FCC Announces Plan to Add Texting to 911 Services: Is This Really a Good Idea?
The FCC recently announced its decision to add text messaging to its 911 emergency lineup. In some respects, this is a logical and predictable response to the massive growth of mobile phones and the popularity of text messaging. The addition of texting services to the 911 emergency system was almost inevitable given that the FCC reports that approximately seventy percent of all 911 calls originate from mobile phones.
The 911 system is a vital emergency response resource when drivers are involved in serious Georgia car accidents in Atlanta and elsewhere throughout the state. While the addition of text messaging to the 911 emergency response system may have been predictable, this does not necessarily mean that it is a good idea. At Montlick and Associates, Attorneys at Law, we have seen the devastating impact of distracted driving, which is one of the leading causes of serious Georgia auto accidents resulting in catastrophic injuries and even fatalities.
Text messaging has been identified by the National Highway Traffic Safety Administration (NHTSA) as one of the most significant causes of distracted driving. While any use of a cell phone while driving creates a risk of distracting a driver, texting has a far more serious impact on one's driving ability than placing phone calls. NHTSA studies indicate that talking on a cell phone increases the probability of being involved in a car crash by 2.8 times, but texting increases the risk by a whopping 23.2 times. Drivers using 911 services will frequently be in unsafe and dangerous situations where a driver's complete and undivided attention is essential. Texting the 911 system while driving may lead to serious Georgia auto collisions. Texting while driving is a significant enough problem that Georgia recently passed legislation prohibiting this unsafe activity.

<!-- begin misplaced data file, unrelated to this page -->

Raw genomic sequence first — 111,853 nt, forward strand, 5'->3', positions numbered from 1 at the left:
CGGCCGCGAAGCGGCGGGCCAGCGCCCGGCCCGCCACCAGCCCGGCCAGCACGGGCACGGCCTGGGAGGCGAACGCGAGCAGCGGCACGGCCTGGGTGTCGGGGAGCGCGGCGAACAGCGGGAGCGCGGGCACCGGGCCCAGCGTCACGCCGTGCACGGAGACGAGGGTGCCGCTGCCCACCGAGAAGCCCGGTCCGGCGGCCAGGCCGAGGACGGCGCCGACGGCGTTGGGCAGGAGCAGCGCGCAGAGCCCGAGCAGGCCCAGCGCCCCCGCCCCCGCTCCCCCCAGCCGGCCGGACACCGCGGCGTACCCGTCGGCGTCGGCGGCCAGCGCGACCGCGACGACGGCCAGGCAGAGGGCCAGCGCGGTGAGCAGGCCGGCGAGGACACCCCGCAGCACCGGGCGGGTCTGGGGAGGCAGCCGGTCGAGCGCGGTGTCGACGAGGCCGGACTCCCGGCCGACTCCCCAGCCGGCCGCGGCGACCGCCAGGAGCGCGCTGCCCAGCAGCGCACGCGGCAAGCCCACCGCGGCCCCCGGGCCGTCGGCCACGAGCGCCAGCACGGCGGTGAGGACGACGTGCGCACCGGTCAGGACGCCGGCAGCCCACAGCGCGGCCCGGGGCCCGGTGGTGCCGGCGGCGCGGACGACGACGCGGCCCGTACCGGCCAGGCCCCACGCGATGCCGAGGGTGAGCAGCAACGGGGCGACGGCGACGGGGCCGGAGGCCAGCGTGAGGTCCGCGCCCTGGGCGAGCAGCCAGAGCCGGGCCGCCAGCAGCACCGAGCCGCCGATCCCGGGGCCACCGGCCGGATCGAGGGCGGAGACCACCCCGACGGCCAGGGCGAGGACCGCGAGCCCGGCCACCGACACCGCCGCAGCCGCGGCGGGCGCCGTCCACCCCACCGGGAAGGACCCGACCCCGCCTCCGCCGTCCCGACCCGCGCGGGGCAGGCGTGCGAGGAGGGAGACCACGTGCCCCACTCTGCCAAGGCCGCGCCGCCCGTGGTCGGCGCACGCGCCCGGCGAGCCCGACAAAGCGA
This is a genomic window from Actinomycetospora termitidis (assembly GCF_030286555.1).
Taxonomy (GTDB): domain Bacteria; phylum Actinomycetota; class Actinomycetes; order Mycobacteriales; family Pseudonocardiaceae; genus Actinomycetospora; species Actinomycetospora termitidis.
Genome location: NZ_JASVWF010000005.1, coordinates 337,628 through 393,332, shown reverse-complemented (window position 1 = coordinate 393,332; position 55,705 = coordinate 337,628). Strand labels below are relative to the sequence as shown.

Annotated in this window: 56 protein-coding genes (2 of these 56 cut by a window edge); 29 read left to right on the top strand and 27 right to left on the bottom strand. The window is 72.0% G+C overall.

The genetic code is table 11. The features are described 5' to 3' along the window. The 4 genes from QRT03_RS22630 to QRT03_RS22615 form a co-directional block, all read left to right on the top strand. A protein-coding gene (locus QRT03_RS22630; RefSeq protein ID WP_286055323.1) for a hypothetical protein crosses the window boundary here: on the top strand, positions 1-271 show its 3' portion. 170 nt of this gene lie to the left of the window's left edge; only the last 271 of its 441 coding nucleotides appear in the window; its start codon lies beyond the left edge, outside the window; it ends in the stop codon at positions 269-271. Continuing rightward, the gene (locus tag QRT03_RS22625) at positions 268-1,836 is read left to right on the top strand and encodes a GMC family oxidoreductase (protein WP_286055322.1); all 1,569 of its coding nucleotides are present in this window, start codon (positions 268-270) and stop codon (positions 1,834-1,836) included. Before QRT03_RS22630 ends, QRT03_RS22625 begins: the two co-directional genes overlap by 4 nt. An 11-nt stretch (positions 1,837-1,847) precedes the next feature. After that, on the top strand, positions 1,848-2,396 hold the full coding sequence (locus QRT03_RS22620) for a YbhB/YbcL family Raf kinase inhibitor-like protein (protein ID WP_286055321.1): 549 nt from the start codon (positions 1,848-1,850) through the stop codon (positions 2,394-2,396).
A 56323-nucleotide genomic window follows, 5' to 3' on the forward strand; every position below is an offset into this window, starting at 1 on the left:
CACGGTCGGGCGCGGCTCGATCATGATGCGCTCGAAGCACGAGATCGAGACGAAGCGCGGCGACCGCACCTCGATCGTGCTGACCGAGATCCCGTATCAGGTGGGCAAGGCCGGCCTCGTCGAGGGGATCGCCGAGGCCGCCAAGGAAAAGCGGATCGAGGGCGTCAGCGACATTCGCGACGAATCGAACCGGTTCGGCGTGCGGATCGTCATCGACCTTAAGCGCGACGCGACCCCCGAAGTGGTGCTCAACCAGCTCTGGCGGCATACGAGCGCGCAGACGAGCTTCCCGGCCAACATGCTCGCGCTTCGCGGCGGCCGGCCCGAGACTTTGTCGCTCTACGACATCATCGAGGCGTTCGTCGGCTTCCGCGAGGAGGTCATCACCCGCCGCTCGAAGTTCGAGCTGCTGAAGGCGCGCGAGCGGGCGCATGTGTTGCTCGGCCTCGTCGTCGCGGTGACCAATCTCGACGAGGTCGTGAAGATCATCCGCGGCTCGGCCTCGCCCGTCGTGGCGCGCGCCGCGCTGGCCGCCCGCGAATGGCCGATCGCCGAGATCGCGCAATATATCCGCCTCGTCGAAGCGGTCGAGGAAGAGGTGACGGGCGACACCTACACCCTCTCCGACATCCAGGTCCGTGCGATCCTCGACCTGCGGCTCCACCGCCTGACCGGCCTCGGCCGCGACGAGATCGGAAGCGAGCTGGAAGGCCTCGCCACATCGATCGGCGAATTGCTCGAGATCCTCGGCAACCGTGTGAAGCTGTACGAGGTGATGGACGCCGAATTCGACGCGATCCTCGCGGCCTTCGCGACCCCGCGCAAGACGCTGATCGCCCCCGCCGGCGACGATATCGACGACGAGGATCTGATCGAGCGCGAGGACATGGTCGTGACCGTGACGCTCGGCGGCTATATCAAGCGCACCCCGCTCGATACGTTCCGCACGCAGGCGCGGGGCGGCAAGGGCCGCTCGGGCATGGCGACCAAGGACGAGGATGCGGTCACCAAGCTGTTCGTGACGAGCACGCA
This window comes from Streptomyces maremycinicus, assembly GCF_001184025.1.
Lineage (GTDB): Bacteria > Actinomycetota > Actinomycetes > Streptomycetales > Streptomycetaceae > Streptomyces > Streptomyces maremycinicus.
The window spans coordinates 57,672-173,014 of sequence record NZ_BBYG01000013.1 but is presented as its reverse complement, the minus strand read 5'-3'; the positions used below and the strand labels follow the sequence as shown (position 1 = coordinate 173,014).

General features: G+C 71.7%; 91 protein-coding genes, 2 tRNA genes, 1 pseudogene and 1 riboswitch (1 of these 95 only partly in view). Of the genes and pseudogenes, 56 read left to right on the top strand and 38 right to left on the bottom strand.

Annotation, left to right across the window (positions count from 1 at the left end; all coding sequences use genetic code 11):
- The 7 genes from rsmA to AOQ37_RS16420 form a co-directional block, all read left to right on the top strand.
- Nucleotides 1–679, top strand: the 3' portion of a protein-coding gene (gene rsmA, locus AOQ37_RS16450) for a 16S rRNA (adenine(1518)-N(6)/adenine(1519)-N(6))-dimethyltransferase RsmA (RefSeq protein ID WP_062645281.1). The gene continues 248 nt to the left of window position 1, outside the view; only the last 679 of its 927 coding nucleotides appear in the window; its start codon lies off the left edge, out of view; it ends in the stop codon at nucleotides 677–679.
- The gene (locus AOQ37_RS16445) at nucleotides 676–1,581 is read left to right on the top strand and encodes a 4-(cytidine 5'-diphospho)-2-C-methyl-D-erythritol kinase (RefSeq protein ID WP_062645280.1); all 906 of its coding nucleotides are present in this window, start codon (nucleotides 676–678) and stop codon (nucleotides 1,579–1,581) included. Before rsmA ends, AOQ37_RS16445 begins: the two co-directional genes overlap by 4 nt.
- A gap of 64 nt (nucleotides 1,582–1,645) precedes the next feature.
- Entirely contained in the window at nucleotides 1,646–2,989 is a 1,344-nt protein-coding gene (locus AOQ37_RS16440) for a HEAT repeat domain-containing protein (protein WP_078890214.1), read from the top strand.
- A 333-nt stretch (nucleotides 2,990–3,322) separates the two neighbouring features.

While texting has become the most common activity on mobile phones, it may not be a good idea to have those who are driving in emergency situations using their phone to text their request for 911 assistance. Admittedly, texting would provide benefits to those who are unable to speak, have limited battery life or do not have clear cell reception. It remains to be seen whether these benefits are sufficient to offset the human costs that result from an increase in distracted driving. Perhaps, the problem can be resolved by extending the ban on texting to include the 911 emergency system.
We can only hope that the addition of texting to the 911 system does not result in a significant increase in Georgia car accidents. Montlick and Associates, Attorneys at Law, has been representing those who suffer serious injury or death in Georgia car accidents including those caused by distracted drivers for over 35 years. If a distracted driver has seriously injured you or a family member, we can help you seek the compensation that you need to get your life back on track. We are committed to providing you with exceptional services and to being the best car accident lawyers in Georgia. Call us today for your free consultation at 1-800-LAW-NEED (1-800-529-6333) or visit us on the web at www.montlick.com. No matter where you are in Georgia, we are just a phone call away, and we will even come to you.